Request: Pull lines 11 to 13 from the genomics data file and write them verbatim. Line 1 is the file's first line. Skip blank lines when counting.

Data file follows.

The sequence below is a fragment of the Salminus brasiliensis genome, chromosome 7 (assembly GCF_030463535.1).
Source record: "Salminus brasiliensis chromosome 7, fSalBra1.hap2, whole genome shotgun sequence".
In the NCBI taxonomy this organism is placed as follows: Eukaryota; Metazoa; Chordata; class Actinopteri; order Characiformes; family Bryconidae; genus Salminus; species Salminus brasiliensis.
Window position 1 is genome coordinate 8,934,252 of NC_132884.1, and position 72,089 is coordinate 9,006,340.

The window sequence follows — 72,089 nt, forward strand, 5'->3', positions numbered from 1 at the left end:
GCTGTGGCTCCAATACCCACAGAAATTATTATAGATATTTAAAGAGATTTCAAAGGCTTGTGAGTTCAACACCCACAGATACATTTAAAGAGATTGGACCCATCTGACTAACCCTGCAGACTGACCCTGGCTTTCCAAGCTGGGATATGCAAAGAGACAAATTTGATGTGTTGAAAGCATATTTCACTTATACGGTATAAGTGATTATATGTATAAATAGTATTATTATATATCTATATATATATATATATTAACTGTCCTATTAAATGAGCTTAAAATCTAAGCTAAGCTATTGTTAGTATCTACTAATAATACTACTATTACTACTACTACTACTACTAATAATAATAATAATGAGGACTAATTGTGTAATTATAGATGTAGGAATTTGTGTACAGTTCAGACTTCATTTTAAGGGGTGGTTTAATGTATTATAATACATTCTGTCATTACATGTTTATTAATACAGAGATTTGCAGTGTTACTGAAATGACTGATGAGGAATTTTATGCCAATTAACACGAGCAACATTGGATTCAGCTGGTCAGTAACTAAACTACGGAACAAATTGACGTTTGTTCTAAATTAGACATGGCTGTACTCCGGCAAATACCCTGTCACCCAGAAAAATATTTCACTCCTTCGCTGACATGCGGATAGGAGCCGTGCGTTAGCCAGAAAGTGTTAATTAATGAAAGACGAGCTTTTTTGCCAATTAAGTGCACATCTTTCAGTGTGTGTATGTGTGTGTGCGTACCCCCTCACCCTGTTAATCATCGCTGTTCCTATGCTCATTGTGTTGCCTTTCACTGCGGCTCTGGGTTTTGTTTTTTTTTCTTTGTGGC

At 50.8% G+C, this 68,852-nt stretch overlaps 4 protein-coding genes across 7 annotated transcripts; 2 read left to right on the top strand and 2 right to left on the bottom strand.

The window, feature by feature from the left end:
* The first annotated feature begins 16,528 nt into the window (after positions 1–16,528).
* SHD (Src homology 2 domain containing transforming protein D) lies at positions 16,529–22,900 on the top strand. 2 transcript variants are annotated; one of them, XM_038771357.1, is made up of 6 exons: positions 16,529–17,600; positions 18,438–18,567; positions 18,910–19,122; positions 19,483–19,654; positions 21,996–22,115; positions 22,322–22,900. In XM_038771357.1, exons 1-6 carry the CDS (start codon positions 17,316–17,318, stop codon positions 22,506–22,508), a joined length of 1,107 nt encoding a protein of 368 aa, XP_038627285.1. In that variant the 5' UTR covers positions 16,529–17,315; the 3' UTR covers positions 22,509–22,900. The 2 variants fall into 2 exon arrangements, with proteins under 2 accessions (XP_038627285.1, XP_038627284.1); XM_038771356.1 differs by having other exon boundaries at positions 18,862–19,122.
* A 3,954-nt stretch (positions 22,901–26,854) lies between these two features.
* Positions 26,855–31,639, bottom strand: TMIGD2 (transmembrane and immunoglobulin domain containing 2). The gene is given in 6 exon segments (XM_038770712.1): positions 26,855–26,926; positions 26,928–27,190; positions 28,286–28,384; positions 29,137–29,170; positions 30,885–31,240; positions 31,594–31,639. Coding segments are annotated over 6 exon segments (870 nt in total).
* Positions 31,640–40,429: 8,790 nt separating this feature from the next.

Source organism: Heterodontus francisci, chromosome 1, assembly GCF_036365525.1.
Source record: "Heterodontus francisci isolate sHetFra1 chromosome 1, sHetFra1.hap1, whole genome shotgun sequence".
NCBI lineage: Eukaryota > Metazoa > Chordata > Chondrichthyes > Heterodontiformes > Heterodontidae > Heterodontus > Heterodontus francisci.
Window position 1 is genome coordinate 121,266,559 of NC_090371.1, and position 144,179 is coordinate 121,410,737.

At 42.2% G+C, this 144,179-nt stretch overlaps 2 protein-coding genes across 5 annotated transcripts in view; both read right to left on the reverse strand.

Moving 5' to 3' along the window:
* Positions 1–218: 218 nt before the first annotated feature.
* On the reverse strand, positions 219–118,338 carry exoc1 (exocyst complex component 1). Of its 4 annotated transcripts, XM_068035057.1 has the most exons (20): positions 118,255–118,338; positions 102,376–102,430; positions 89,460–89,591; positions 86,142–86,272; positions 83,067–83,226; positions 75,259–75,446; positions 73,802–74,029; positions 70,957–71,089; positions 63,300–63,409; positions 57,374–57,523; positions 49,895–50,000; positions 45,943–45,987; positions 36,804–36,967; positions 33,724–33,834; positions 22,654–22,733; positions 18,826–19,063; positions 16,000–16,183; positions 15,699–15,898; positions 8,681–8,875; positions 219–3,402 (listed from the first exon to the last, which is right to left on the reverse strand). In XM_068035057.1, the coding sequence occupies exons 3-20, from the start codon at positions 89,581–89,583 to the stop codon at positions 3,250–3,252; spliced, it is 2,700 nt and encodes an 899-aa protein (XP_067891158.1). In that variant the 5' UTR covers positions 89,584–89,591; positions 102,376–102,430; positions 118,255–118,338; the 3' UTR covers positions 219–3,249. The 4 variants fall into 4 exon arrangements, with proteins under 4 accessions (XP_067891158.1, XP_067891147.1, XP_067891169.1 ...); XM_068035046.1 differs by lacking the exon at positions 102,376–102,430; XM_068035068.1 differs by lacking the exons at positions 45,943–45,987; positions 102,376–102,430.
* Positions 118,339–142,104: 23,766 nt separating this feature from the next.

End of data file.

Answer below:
* A 3,954-nt stretch (positions 22,901–26,854) lies between these two features.
* Positions 26,855–31,639, bottom strand: TMIGD2 (transmembrane and immunoglobulin domain containing 2). The gene is given in 6 exon segments (XM_038770712.1): positions 26,855–26,926; positions 26,928–27,190; positions 28,286–28,384; positions 29,137–29,170; positions 30,885–31,240; positions 31,594–31,639. Coding segments are annotated over 6 exon segments (870 nt in total).
* Positions 31,640–40,429: 8,790 nt separating this feature from the next.